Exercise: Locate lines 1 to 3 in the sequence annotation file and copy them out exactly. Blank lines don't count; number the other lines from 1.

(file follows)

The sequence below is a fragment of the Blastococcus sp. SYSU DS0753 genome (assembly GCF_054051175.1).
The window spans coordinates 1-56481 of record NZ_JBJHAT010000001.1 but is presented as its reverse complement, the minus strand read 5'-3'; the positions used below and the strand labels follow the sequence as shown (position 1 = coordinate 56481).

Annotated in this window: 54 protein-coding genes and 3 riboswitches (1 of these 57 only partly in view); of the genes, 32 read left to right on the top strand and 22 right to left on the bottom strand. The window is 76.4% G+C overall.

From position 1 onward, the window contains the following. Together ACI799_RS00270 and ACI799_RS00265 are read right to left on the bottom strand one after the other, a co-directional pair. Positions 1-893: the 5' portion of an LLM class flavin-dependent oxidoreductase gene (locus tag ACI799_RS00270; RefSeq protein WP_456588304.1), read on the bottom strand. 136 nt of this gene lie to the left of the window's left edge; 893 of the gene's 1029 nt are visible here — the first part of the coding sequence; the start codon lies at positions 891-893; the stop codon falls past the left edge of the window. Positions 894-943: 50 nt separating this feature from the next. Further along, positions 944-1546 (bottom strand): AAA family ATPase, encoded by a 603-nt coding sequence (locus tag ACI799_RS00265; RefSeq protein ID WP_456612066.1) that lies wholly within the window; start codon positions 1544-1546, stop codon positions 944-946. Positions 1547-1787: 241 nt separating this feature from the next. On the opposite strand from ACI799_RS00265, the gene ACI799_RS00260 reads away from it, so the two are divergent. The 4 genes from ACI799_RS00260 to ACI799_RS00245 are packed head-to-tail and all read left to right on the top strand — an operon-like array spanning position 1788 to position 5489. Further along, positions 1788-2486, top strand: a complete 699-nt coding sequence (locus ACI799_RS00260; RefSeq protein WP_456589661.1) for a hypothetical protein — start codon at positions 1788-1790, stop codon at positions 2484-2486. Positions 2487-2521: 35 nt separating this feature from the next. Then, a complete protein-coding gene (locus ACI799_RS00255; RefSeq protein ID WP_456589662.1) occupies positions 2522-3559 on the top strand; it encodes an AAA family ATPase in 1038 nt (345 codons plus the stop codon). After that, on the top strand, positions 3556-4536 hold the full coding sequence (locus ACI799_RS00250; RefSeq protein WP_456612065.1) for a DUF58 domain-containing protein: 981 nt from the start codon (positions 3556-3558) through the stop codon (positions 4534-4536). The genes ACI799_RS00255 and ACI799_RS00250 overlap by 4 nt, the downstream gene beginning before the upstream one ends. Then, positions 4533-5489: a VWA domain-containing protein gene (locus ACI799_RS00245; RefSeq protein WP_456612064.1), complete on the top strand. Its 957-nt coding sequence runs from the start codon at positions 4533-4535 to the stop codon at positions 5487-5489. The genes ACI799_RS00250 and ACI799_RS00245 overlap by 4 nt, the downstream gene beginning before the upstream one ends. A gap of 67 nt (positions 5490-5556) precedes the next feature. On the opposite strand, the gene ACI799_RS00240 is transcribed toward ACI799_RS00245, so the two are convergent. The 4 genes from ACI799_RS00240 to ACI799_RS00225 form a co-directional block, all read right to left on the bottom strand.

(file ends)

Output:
The sequence below is a fragment of the Blastococcus sp. SYSU DS0753 genome (assembly GCF_054051175.1).
The window spans coordinates 1-56481 of record NZ_JBJHAT010000001.1 but is presented as its reverse complement, the minus strand read 5'-3'; the positions used below and the strand labels follow the sequence as shown (position 1 = coordinate 56481).

Annotated in this window: 54 protein-coding genes and 3 riboswitches (1 of these 57 only partly in view); of the genes, 32 read left to right on the top strand and 22 right to left on the bottom strand. The window is 76.4% G+C overall.